Our first Wine show....

Discussion in 'Commercial Winery Forum' started by Hokapsig, Jan 27, 2016.

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  1. Feb 16, 2017 #21

    Hokapsig

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    well, 2017 has started and we have done 5 wine shows and 2 fundraisers. We have past the halfway point of money made in 2016 after just 6 weeks. We are still learning and selling.

    We learned that sweet wines sell 10 to 1 over dry wines, though there are areas/shows that are almost all dry wine drinkers. We learned to take a dry wine and make it a sweet wine and were able to sell to both sweet and dry drinkers. We also took carboys of wines sitting around since our hobby days of home winemaking and blended them together to make another wine. After a TTB label approval, those wines have sold out. A blend of Carmenare with Red Zin did very well, and a party wine of Corot Noir, Cab Sauv and Red Zin appeared as "Winemaker's Blend" and sold out too.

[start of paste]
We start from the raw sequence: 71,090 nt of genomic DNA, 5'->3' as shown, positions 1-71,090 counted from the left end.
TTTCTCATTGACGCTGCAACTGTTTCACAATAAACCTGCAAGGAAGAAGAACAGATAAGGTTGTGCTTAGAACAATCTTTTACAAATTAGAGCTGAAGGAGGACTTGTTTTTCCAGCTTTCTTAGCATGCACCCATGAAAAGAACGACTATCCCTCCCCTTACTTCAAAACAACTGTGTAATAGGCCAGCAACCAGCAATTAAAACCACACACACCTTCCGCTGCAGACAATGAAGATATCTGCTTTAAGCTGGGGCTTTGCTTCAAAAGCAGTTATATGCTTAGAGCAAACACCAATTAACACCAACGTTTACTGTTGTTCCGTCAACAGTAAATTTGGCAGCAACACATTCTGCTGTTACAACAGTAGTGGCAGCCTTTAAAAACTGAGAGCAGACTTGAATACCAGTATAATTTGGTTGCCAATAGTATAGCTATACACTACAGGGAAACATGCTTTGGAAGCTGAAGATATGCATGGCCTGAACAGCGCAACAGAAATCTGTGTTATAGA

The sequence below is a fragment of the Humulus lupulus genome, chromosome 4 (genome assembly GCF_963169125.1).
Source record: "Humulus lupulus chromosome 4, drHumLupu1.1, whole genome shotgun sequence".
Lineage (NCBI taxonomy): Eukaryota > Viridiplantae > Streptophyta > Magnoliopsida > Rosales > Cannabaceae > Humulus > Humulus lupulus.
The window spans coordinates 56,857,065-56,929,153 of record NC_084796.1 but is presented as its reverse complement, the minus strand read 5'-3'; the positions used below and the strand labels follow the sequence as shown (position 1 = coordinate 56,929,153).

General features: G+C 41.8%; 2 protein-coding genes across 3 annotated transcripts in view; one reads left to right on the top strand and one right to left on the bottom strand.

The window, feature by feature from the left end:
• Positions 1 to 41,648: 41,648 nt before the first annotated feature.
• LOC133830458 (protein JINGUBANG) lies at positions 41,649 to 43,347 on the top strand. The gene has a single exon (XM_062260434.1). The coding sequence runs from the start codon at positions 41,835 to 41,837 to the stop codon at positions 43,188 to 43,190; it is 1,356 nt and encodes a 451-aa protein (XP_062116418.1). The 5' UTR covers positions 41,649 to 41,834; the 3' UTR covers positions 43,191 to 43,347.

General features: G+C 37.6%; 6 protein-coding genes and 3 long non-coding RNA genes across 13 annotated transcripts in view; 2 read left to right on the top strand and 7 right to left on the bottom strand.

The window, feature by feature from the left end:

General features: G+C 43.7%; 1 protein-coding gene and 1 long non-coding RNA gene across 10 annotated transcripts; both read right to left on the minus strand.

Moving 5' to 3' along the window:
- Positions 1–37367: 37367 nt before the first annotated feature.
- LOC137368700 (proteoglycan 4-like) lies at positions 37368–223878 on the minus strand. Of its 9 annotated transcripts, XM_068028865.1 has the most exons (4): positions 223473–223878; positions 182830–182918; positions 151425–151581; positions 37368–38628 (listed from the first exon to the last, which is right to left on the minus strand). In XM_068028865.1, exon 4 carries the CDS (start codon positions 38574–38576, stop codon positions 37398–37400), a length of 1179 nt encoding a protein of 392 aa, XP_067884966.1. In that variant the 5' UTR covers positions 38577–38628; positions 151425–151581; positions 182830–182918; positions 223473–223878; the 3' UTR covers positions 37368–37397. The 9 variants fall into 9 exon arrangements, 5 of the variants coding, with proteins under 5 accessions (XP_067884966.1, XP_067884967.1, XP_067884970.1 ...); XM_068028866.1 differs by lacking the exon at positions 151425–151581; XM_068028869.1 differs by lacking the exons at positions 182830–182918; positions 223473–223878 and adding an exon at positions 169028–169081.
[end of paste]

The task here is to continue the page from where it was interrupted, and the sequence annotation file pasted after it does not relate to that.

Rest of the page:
Finding time to clean tanks, bench test and bottle is hard to do. We (the wife and I) would spend from 6 to 1130 bottling and cleaning in preparation for weekend shows, only to sell out and have to do it all again the next week, which is a good problem to have. Purchasing the pickup truck has given us some freedom to run for bottles and juice, and we got some magnetic stickers for the truck which makes us look more professional.

    Thanks to Runningwolf for the heads up on equipment which a winery was selling as he was voluntarily going out of business, ffemt for all his counselling, truck use, physical help and wine selling expertise, and Julie for mentoring me along in the early days. More to come.....
     
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  2. Jun 27, 2017 #22